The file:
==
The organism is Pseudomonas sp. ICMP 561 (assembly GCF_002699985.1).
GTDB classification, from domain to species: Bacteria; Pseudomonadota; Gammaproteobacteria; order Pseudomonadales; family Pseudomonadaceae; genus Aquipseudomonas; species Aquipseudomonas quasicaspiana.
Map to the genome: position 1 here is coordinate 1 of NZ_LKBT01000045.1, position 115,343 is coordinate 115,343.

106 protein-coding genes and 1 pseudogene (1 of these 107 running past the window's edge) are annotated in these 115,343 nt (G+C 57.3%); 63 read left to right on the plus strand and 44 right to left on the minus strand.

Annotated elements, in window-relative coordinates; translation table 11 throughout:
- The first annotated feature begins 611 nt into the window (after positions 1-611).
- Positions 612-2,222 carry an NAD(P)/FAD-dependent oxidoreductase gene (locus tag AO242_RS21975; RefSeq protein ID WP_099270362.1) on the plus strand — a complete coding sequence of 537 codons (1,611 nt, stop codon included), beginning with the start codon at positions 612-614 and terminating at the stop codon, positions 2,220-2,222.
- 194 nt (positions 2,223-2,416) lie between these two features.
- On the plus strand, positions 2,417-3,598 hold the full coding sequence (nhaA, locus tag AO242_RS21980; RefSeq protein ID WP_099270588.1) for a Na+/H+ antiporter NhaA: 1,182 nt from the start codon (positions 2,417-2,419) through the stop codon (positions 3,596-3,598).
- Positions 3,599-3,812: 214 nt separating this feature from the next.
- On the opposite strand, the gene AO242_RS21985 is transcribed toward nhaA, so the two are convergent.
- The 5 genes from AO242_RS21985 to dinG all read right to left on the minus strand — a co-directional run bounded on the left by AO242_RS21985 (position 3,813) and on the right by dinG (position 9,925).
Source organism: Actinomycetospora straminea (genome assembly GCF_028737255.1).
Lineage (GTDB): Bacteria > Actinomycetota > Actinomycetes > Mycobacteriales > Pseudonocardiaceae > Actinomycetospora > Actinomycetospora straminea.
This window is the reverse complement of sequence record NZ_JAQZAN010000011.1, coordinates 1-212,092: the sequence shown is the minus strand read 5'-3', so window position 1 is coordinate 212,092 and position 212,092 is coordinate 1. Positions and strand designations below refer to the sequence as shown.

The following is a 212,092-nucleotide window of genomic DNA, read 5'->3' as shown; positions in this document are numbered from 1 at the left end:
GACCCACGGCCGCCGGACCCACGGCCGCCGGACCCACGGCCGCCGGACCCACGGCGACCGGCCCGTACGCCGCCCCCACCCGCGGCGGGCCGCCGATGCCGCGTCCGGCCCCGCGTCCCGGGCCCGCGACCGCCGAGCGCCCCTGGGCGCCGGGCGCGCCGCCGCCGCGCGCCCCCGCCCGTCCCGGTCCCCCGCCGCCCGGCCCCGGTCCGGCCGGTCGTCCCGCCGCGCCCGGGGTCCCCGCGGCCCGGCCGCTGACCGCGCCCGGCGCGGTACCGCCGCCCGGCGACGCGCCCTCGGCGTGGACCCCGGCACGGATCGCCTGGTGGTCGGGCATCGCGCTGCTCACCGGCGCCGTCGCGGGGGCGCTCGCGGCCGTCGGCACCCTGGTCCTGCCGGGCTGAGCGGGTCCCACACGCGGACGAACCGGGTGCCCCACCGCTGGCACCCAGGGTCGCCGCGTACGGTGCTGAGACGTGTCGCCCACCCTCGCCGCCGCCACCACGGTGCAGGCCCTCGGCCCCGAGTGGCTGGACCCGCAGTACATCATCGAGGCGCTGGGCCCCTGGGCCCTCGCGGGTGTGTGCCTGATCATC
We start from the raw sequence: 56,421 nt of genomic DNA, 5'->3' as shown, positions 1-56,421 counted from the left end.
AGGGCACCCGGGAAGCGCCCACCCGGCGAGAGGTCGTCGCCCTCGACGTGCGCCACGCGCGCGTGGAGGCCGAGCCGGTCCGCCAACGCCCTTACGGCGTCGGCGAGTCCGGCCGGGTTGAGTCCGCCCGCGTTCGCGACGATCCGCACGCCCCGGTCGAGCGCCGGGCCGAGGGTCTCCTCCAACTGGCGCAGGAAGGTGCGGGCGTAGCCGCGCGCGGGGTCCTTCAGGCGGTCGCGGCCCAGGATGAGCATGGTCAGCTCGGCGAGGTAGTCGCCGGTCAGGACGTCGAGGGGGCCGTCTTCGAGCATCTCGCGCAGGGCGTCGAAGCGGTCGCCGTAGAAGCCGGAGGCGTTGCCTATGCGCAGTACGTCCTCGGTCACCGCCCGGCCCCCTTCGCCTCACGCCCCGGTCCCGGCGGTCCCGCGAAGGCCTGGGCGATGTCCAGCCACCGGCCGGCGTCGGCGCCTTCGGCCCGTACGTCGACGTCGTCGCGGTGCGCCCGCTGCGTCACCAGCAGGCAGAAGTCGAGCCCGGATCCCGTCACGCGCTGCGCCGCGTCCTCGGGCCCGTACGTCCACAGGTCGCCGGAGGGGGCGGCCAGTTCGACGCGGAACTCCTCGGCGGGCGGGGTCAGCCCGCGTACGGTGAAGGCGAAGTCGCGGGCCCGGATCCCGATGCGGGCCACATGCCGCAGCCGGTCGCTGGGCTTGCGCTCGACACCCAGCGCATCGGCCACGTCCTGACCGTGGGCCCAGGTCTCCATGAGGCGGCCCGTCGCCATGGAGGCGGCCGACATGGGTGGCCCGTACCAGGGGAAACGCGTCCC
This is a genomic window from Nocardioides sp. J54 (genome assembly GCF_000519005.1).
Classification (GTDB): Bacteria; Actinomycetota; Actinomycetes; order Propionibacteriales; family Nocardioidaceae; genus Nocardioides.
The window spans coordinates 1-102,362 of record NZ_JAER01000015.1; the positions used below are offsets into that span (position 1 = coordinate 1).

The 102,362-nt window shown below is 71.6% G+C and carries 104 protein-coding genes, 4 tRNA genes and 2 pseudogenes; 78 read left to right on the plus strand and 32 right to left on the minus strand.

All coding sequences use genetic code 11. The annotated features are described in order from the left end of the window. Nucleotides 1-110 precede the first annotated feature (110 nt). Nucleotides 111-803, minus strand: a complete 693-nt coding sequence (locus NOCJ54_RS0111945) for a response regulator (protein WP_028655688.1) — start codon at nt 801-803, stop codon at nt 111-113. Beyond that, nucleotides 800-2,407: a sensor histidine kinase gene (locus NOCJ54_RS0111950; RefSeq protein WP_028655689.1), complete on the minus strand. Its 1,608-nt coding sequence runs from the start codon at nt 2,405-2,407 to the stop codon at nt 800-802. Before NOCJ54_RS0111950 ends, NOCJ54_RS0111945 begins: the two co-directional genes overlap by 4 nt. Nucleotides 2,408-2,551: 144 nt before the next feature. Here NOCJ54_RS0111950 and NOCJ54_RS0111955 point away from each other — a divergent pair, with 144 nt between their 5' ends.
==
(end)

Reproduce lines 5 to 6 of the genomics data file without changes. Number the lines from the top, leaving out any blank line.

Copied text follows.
Annotated elements, in window-relative coordinates; translation table 11 throughout:
- The first annotated feature begins 611 nt into the window (after positions 1-611).